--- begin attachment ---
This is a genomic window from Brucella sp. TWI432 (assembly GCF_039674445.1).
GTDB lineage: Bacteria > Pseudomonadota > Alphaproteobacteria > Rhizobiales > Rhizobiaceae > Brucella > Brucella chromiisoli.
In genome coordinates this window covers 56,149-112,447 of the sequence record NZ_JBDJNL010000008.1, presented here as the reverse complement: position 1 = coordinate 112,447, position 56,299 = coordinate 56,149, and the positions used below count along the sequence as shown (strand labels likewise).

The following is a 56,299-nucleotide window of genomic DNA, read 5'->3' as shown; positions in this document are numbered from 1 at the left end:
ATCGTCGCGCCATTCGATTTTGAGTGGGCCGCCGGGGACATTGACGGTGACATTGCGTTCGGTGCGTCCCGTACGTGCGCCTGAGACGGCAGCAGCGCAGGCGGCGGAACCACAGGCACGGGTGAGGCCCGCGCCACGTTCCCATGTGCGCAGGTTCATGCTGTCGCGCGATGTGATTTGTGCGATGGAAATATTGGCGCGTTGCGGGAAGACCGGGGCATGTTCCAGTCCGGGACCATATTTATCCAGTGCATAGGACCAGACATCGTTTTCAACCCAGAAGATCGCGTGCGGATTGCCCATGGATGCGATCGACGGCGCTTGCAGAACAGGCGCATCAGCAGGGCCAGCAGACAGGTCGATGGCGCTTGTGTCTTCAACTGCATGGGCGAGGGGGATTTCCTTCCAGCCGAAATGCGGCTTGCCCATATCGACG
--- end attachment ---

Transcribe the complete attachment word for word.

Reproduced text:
This is a genomic window from Brucella sp. TWI432 (assembly GCF_039674445.1).
GTDB lineage: Bacteria > Pseudomonadota > Alphaproteobacteria > Rhizobiales > Rhizobiaceae > Brucella > Brucella chromiisoli.
In genome coordinates this window covers 56,149-112,447 of the sequence record NZ_JBDJNL010000008.1, presented here as the reverse complement: position 1 = coordinate 112,447, position 56,299 = coordinate 56,149, and the positions used below count along the sequence as shown (strand labels likewise).

The following is a 56,299-nucleotide window of genomic DNA, read 5'->3' as shown; positions in this document are numbered from 1 at the left end:
ATCGTCGCGCCATTCGATTTTGAGTGGGCCGCCGGGGACATTGACGGTGACATTGCGTTCGGTGCGTCCCGTACGTGCGCCTGAGACGGCAGCAGCGCAGGCGGCGGAACCACAGGCACGGGTGAGGCCCGCGCCACGTTCCCATGTGCGCAGGTTCATGCTGTCGCGCGATGTGATTTGTGCGATGGAAATATTGGCGCGTTGCGGGAAGACCGGGGCATGTTCCAGTCCGGGACCATATTTATCCAGTGCATAGGACCAGACATCGTTTTCAACCCAGAAGATCGCGTGCGGATTGCCCATGGATGCGATCGACGGCGCTTGCAGAACAGGCGCATCAGCAGGGCCAGCAGACAGGTCGATGGCGCTTGTGTCTTCAACTGCATGGGCGAGGGGGATTTCCTTCCAGCCGAAATGCGGCTTGCCCATATCGACG